CSC153, Class 54: Algorithm Design
Overview:
* About ADT and algorithm design
* What techniques do we know?
* A new/old problem: Book packing
* A new technique: Dynamic programming
Notes:
* I imagine many of you are having a hard time right now,
whether or not you knew Mr. Stefanov. I know I am.
Is there anything I can do to help?
+ In case you haven't heard, there's a brief rememberence
service of Orthodox Christian prayer today at noon in Herrick.
+ Early announcement: No final, lowest exam grade dropped.
* I can't believe that I forgot to make the joke about
class 53 in 153 yesterday.
* I need e.c. summaries from Case, Gray, Guha, Kazinka, and
Ventresca.
* Tomorrow: Evaluate the class.
* Friday: Meet at Dari Barn.
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How do you design abstract data types?
Usually, you have a problem you want to solve and you need
to organize data for that problem.
Pick an overall paradigm/theory/broad definition
that guides the development.
Identify the key operations that will help you solve
that problem. Telling a story may help.
Work out the details of those operations. Preconditions,
postconditions, when you might throw exceptions, exact
meaning.
+ May require you to think about implementation.
Add the other operations the analysis revealed. (E.g.,
predicates for testing preconditions.)
Write algorithms that use the operations to ensure that
the operations seem sufficient.
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How do you implement ADT as data structures?
Probably based on an existing data structure or techinque.
* Shove everything in to an array
* Combination of "nodes"
Pick an overall paradigm/broad definition that guides
the development.
* E.g., Heaps are trees with some special propertys
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How do you design classes and objects?
Tell a story. Nouns are objects, Verbs are methods,
Adjectives are possibly interfaces.
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How do you design an algorithm for a given problem?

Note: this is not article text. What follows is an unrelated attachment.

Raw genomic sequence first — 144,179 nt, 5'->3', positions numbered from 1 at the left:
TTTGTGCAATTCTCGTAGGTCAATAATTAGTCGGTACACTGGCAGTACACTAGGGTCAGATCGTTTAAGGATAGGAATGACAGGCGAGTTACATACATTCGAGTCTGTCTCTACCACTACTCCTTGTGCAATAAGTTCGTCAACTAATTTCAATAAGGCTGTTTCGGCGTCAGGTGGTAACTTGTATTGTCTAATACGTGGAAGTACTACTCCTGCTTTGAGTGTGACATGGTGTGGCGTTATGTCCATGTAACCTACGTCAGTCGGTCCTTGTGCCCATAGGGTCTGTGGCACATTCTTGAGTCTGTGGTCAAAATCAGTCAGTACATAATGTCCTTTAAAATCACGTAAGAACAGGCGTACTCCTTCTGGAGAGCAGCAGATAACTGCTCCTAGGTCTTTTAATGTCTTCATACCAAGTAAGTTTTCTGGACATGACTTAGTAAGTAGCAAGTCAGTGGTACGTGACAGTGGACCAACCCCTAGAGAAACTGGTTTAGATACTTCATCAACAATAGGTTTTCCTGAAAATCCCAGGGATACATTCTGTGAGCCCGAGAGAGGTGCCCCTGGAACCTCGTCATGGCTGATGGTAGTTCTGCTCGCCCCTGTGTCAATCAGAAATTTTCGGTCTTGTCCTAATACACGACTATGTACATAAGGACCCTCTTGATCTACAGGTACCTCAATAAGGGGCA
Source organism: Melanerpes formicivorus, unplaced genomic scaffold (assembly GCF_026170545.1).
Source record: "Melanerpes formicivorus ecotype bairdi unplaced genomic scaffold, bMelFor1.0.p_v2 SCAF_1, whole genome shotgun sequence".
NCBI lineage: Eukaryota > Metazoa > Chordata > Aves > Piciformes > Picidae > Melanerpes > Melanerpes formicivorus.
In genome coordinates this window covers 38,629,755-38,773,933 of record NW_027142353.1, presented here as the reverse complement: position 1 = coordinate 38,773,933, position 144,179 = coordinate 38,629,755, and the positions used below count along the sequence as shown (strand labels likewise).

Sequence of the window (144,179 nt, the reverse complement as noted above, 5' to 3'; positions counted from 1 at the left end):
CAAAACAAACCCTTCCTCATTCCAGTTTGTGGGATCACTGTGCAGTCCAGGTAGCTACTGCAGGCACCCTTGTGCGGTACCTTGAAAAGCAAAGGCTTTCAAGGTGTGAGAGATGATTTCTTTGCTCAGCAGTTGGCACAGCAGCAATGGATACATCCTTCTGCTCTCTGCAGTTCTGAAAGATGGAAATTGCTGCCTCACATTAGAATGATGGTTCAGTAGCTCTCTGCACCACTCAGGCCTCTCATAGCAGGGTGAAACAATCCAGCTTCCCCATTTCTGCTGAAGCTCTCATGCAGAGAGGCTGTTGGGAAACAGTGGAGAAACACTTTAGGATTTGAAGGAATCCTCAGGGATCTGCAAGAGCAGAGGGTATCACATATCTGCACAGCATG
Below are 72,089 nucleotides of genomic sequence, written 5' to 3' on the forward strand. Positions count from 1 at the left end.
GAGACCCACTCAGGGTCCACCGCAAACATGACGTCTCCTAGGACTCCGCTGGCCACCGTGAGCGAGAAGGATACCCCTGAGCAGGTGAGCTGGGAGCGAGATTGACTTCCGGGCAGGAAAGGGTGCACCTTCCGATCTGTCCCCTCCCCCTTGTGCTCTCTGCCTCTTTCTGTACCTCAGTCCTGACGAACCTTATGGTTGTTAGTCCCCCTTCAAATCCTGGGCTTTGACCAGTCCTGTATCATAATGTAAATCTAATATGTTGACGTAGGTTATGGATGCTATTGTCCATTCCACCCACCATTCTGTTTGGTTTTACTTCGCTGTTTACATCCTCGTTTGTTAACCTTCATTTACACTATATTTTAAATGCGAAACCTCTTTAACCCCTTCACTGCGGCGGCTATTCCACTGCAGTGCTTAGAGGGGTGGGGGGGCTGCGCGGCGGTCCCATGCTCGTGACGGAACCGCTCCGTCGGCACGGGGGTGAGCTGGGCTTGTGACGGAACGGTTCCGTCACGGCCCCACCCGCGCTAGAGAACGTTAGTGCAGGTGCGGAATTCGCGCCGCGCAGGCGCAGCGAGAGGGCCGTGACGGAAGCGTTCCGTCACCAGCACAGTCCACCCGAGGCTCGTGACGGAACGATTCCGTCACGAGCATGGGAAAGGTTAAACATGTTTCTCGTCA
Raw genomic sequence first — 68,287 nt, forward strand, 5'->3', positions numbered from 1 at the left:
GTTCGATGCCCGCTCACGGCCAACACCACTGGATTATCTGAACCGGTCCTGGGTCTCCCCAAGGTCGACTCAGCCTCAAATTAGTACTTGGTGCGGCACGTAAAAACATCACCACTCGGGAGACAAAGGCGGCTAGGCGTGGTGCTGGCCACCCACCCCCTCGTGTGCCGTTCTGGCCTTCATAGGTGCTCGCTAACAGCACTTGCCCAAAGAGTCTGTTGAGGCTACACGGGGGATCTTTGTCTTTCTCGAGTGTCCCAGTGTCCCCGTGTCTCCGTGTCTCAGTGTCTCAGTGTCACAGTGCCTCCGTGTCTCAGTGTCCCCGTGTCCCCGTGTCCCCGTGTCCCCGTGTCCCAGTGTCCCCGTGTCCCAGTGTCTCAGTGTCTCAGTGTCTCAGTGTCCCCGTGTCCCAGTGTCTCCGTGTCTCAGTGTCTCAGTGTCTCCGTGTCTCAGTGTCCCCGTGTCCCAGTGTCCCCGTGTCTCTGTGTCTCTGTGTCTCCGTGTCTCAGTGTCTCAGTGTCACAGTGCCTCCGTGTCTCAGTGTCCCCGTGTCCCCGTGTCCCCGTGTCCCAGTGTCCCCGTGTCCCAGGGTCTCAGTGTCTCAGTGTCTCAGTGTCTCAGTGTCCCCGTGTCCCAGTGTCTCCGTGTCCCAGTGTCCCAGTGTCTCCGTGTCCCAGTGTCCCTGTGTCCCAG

Start by analyzing the problem carefully to make sure
you understand it.
Next, try to figure out an appropriate algorithm design
strategy and see if you can apply it.
Can I solve it recursively?
* Can I solve a very simplified version easily? (Base case)
* Can I simplify the problem to a related problem?
* Does the solution to the simplified problem help me
solve this problem?
Can I solve it iteratively?
* Can I expand a simplified solution to something closer
to the real solution?
"Break into two halves" (Divide and Conquer) Used in
* Binary search
* Quick sort
* Heaps and other binary trees
* Merge sort
Guess and Check
* Exhaustive search
Are there others? Certainly. You'll learn some more in CSC301.
Bookshelf Packing Problem
You have N linear inches of room
There is a collection of books. Each book has a width in
inches (whole) and a value.
Assume that only certainl value/width pairs exist.
Assume that for any extant value/width pair, there are
arbirtraily many of that pair.
Observation: Only care about one value per width.
Goal: Maximize value.
How?
* Divide and conquer won't work. (Degenerates into
taking all the 1-inch books.)
* Brian's greedy solution: Pick the book with the
highest value/width ratio. Take as many of those as fit.
Fill the remainder of the shelf in the same way.
+ Fails! Why? Consider
Book type 1: Width 51, value 52
Book type 2: Width 33, value 32
Shelf of size 100
* David's solution: Find the best value/width ratio for the
smallest book.
+ Consider:
Book type 1 (small): Width 2, value 1
Book type 2 (large): Width 50, value 50
New techniques:
* Greed: Pick the "best" choice.
* Exhaustive search: Try every combination
How did we solve Fibonacci efficiently?
Build an array of solutions from left to right. To build
the next value, look at a combination of previous values.
How can we solve shelf packing efficiently?
Build an array of solutions from left to right. To build
the next value, look at a combination of previous values.
How do we use the previous solutions to come up with a new
solution?
I.e., suppose we know the optimal solution for shelf widths
0 .. K, what is the optimal solution for shelf width K+1?
Look at all combinations (but there are a lot).
For each book width, W, 0 < W <= K+1, compute
V_w + optimal_solution(K+1-W)
Take the best of those solutions
To compute the best solution for N
1 + 2 + 3 + 4 + 5 + .... + N = O(n^2)
Example, shelf of 10 inches, values/widths 3/2, 5/3, 14/9
0: 0
1: 0
2: 3
3: 5
4: 6 (3 + O[2]) or (5 + O[1])